Forest Outlaws is the third game I have released (or maybe the fourth, it depends how you count). With each game I try to expand the kind of thing I do with the game.
For Forest Outlaws, I wanted to do a layout version of the game, where the way the guidance appears on the page enhances the playability of any game that results. Previously, I had just released the game guidance is as a wall of text, broken up into sections. This time, I wanted those sections to also have a life of their own in relationship with each other and with the of information on each page and the way it looked on the page. So I downloaded Affinity, which I had seen mentioned favorably a few times on Twitter.
I also wanted to create a way to play Robin Hood adventures, directly inspired by the earliest stories with a flavor overlay from the mid-20th Century adventure movies. Although the very earliest Robin Hood tales do include, frankly, brutal murders perpetrated by the nominal heroes, I did not want that. I did not want to write a grim-n-gritty game, because that is not where I am in my idea of what is fun to play, and I did not want to get into developing mechanics to support that. Wounds, effects of wounds, and locations of wounds all sounded like more than I was up to tackling, and also Not Fun to develop at that time.
I wanted something quick to start playing.
So I looked at the stories I wanted the guidance to enable. The stories are not instructional documents for strategic or tactical battles. They are fireside tales, to be told in taverns, homes, or campsites. “Robin Hood and Little John and Much, the Miller’s Son faced the evil Sheriff, or the thieving Abbot, and got the drop on them in the forest, waylaid them in the course of the nefarious plans, and returned things to rights.”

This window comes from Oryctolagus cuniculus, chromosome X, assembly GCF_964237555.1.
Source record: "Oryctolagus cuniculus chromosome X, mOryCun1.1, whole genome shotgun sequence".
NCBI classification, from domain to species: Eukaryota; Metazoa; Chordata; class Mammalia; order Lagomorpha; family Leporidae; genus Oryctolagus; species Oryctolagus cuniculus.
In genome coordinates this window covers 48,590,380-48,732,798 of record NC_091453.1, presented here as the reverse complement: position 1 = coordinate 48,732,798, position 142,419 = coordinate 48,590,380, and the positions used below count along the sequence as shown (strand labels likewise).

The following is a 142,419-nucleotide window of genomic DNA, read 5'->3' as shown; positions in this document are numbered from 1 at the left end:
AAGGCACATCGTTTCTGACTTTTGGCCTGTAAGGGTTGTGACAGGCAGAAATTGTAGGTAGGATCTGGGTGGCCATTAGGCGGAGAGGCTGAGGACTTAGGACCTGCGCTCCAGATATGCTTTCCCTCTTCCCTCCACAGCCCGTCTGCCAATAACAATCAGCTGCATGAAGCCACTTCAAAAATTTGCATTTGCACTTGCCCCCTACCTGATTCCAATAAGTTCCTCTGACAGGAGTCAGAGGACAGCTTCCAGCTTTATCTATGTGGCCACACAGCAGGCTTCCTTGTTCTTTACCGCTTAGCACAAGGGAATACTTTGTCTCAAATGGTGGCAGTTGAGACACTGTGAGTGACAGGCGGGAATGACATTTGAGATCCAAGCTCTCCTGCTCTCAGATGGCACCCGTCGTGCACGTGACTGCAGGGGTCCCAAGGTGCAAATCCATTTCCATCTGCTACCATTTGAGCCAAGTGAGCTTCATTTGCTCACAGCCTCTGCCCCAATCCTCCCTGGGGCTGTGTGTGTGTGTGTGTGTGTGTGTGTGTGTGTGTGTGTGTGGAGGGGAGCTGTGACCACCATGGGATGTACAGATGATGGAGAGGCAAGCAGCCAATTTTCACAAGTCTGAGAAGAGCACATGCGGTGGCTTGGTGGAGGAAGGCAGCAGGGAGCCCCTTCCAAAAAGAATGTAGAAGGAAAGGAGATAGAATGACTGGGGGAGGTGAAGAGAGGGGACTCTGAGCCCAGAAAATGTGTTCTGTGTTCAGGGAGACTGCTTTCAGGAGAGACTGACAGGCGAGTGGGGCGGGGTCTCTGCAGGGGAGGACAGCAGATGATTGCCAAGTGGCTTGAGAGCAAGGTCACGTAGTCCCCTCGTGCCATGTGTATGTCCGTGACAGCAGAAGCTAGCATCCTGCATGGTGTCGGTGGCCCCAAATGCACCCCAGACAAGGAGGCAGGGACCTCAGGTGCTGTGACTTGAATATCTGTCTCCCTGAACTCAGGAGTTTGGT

The heroes of these stories use their wiles, and knowledge of natural and social networks to prevent (or punish, extrajudicially) those who would use the power of Law to abuse the weak.
How to make a game of that? Something with some structure, so players can say, “I’m using this in order to accomplish that!” And, if there is uncertainty, some simply way to use dice to decide how it goes.
Reading the stories, there was not much need for the traditional six attributes. They could be used, of course they could, they are pretty generic, and cover a lot of reality. But what did the stories actually convey? What did the characters in the story use? They used what they knew, those networks, those environments, their particular combination of wit and strength.
I narrowed it down to three characteristics: guile, succor, and game. Roughly, very roughly, intelligence, social skill, and physicality. There’s some overlap: does gambling come under guile or game? Does a successful escape come under game or succor? Does winning the golden arrow disguised as a yeoman come under guile or succor? It depends.
The gameplay comes from telling the tale, not from moving pulling the levers of game mechanics.
For Forest Outlaws, anyway.